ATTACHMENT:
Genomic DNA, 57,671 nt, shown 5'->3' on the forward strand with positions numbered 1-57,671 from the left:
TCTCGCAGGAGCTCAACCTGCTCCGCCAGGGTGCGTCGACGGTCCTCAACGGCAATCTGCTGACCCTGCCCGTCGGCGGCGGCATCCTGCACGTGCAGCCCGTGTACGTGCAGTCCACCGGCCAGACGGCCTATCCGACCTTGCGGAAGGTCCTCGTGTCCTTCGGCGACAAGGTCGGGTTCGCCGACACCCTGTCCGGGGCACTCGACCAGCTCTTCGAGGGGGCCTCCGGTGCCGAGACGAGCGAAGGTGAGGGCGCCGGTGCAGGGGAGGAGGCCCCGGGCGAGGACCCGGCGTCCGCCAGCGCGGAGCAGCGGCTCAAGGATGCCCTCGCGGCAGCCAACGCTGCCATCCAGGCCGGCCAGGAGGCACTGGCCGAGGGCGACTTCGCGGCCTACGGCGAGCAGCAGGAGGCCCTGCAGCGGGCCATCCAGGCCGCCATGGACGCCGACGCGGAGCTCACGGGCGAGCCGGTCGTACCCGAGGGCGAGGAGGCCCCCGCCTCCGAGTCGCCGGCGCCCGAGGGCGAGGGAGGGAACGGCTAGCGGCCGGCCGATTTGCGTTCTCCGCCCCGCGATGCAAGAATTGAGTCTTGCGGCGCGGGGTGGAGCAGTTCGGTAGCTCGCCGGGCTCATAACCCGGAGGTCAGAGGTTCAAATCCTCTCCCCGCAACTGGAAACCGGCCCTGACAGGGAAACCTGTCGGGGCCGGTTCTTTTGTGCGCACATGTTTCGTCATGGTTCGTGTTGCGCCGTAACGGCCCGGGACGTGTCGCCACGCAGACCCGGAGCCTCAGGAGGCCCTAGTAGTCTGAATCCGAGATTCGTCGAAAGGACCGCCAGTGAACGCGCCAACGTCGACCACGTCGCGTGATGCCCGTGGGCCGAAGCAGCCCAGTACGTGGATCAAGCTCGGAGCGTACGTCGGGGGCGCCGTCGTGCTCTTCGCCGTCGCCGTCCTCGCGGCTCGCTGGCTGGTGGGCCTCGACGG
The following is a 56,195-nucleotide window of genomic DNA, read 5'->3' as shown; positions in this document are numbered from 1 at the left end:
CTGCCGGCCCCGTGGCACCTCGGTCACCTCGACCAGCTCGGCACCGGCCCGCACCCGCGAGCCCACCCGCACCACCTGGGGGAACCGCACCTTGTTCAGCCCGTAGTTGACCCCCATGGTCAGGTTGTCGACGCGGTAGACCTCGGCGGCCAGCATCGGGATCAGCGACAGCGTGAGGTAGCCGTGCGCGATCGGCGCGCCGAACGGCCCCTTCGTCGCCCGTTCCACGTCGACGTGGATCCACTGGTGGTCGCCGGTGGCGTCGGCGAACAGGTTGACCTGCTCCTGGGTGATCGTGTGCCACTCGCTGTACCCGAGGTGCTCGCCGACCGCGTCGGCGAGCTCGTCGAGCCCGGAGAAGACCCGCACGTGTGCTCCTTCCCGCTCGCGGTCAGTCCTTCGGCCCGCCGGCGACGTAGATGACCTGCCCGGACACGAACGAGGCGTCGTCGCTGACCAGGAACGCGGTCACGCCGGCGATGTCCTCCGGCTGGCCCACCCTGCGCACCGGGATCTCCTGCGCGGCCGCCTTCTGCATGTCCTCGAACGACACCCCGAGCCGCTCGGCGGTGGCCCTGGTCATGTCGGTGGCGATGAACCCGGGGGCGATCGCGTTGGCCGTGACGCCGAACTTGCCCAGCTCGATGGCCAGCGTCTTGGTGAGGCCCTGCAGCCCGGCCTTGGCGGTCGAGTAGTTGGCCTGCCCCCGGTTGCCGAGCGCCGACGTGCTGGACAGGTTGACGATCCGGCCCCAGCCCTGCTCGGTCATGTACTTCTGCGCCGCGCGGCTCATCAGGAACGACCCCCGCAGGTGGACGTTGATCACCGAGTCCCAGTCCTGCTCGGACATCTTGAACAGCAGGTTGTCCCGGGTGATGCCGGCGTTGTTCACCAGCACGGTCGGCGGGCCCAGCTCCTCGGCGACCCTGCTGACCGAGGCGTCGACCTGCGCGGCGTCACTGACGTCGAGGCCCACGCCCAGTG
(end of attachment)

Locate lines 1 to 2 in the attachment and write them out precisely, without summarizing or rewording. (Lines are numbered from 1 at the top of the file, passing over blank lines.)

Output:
Genomic DNA, 57,671 nt, shown 5'->3' on the forward strand with positions numbered 1-57,671 from the left:
TCTCGCAGGAGCTCAACCTGCTCCGCCAGGGTGCGTCGACGGTCCTCAACGGCAATCTGCTGACCCTGCCCGTCGGCGGCGGCATCCTGCACGTGCAGCCCGTGTACGTGCAGTCCACCGGCCAGACGGCCTATCCGACCTTGCGGAAGGTCCTCGTGTCCTTCGGCGACAAGGTCGGGTTCGCCGACACCCTGTCCGGGGCACTCGACCAGCTCTTCGAGGGGGCCTCCGGTGCCGAGACGAGCGAAGGTGAGGGCGCCGGTGCAGGGGAGGAGGCCCCGGGCGAGGACCCGGCGTCCGCCAGCGCGGAGCAGCGGCTCAAGGATGCCCTCGCGGCAGCCAACGCTGCCATCCAGGCCGGCCAGGAGGCACTGGCCGAGGGCGACTTCGCGGCCTACGGCGAGCAGCAGGAGGCCCTGCAGCGGGCCATCCAGGCCGCCATGGACGCCGACGCGGAGCTCACGGGCGAGCCGGTCGTACCCGAGGGCGAGGAGGCCCCCGCCTCCGAGTCGCCGGCGCCCGAGGGCGAGGGAGGGAACGGCTAGCGGCCGGCCGATTTGCGTTCTCCGCCCCGCGATGCAAGAATTGAGTCTTGCGGCGCGGGGTGGAGCAGTTCGGTAGCTCGCCGGGCTCATAACCCGGAGGTCAGAGGTTCAAATCCTCTCCCCGCAACTGGAAACCGGCCCTGACAGGGAAACCTGTCGGGGCCGGTTCTTTTGTGCGCACATGTTTCGTCATGGTTCGTGTTGCGCCGTAACGGCCCGGGACGTGTCGCCACGCAGACCCGGAGCCTCAGGAGGCCCTAGTAGTCTGAATCCGAGATTCGTCGAAAGGACCGCCAGTGAACGCGCCAACGTCGACCACGTCGCGTGATGCCCGTGGGCCGAAGCAGCCCAGTACGTGGATCAAGCTCGGAGCGTACGTCGGGGGCGCCGTCGTGCTCTTCGCCGTCGCCGTCCTCGCGGCTCGCTGGCTGGTGGGCCTCGACGG